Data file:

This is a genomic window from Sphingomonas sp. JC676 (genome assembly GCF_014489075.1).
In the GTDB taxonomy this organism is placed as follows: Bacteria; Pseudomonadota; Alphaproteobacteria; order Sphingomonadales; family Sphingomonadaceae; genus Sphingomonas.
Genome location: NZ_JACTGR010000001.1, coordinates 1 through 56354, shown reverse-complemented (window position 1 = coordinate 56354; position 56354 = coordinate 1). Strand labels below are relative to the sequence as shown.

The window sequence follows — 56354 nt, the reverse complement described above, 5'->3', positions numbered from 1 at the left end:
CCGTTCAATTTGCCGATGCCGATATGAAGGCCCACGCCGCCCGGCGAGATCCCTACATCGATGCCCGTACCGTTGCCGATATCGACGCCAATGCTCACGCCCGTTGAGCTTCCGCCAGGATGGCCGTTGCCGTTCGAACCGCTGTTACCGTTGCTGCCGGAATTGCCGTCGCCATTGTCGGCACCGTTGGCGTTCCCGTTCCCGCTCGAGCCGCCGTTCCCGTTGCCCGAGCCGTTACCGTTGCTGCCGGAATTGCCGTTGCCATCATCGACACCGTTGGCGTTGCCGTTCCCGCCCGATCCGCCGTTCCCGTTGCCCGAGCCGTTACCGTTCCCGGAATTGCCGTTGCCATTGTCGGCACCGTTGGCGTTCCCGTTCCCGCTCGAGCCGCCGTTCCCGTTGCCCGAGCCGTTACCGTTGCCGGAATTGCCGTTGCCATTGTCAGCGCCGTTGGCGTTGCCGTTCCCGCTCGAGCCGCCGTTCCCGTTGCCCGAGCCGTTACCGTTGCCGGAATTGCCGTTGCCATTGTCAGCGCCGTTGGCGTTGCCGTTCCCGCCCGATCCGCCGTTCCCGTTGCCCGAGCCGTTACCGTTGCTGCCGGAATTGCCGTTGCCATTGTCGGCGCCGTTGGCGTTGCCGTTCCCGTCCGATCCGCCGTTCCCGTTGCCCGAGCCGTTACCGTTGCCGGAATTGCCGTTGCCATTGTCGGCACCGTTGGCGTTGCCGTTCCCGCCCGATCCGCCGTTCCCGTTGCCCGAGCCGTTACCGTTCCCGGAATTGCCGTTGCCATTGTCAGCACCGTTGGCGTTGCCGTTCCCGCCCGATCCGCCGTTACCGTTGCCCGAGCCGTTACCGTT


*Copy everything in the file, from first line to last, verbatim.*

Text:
This is a genomic window from Sphingomonas sp. JC676 (genome assembly GCF_014489075.1).
In the GTDB taxonomy this organism is placed as follows: Bacteria; Pseudomonadota; Alphaproteobacteria; order Sphingomonadales; family Sphingomonadaceae; genus Sphingomonas.
Genome location: NZ_JACTGR010000001.1, coordinates 1 through 56354, shown reverse-complemented (window position 1 = coordinate 56354; position 56354 = coordinate 1). Strand labels below are relative to the sequence as shown.

The window sequence follows — 56354 nt, the reverse complement described above, 5'->3', positions numbered from 1 at the left end:
CCGTTCAATTTGCCGATGCCGATATGAAGGCCCACGCCGCCCGGCGAGATCCCTACATCGATGCCCGTACCGTTGCCGATATCGACGCCAATGCTCACGCCCGTTGAGCTTCCGCCAGGATGGCCGTTGCCGTTCGAACCGCTGTTACCGTTGCTGCCGGAATTGCCGTCGCCATTGTCGGCACCGTTGGCGTTCCCGTTCCCGCTCGAGCCGCCGTTCCCGTTGCCCGAGCCGTTACCGTTGCTGCCGGAATTGCCGTTGCCATCATCGACACCGTTGGCGTTGCCGTTCCCGCCCGATCCGCCGTTCCCGTTGCCCGAGCCGTTACCGTTCCCGGAATTGCCGTTGCCATTGTCGGCACCGTTGGCGTTCCCGTTCCCGCTCGAGCCGCCGTTCCCGTTGCCCGAGCCGTTACCGTTGCCGGAATTGCCGTTGCCATTGTCAGCGCCGTTGGCGTTGCCGTTCCCGCTCGAGCCGCCGTTCCCGTTGCCCGAGCCGTTACCGTTGCCGGAATTGCCGTTGCCATTGTCAGCGCCGTTGGCGTTGCCGTTCCCGCCCGATCCGCCGTTCCCGTTGCCCGAGCCGTTACCGTTGCTGCCGGAATTGCCGTTGCCATTGTCGGCGCCGTTGGCGTTGCCGTTCCCGTCCGATCCGCCGTTCCCGTTGCCCGAGCCGTTACCGTTGCCGGAATTGCCGTTGCCATTGTCGGCACCGTTGGCGTTGCCGTTCCCGCCCGATCCGCCGTTCCCGTTGCCCGAGCCGTTACCGTTCCCGGAATTGCCGTTGCCATTGTCAGCACCGTTGGCGTTGCCGTTCCCGCCCGATCCGCCGTTACCGTTGCCCGAGCCGTTACCGTT